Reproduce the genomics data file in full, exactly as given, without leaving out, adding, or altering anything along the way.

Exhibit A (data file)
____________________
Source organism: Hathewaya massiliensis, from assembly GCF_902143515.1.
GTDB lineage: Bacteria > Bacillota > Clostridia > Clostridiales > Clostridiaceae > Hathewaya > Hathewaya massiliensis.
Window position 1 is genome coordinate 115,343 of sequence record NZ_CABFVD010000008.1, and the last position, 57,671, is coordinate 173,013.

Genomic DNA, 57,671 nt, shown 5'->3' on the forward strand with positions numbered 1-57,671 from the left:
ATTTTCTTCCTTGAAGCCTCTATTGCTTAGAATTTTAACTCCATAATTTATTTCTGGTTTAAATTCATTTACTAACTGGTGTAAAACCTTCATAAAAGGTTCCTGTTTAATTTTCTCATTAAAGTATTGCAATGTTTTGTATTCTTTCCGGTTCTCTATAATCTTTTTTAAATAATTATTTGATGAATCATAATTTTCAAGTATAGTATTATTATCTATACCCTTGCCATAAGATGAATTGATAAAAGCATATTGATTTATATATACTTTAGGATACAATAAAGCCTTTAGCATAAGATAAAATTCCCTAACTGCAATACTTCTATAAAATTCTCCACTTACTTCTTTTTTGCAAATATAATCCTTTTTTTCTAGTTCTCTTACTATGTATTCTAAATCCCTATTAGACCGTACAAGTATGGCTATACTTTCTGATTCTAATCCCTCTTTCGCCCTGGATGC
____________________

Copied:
Source organism: Hathewaya massiliensis, from assembly GCF_902143515.1.
GTDB lineage: Bacteria > Bacillota > Clostridia > Clostridiales > Clostridiaceae > Hathewaya > Hathewaya massiliensis.
Window position 1 is genome coordinate 115,343 of sequence record NZ_CABFVD010000008.1, and the last position, 57,671, is coordinate 173,013.

Genomic DNA, 57,671 nt, shown 5'->3' on the forward strand with positions numbered 1-57,671 from the left:
ATTTTCTTCCTTGAAGCCTCTATTGCTTAGAATTTTAACTCCATAATTTATTTCTGGTTTAAATTCATTTACTAACTGGTGTAAAACCTTCATAAAAGGTTCCTGTTTAATTTTCTCATTAAAGTATTGCAATGTTTTGTATTCTTTCCGGTTCTCTATAATCTTTTTTAAATAATTATTTGATGAATCATAATTTTCAAGTATAGTATTATTATCTATACCCTTGCCATAAGATGAATTGATAAAAGCATATTGATTTATATATACTTTAGGATACAATAAAGCCTTTAGCATAAGATAAAATTCCCTAACTGCAATACTTCTATAAAATTCTCCACTTACTTCTTTTTTGCAAATATAATCCTTTTTTTCTAGTTCTCTTACTATGTATTCTAAATCCCTATTAGACCGTACAAGTATGGCTATACTTTCTGATTCTAATCCCTCTTTCGCCCTGGATGC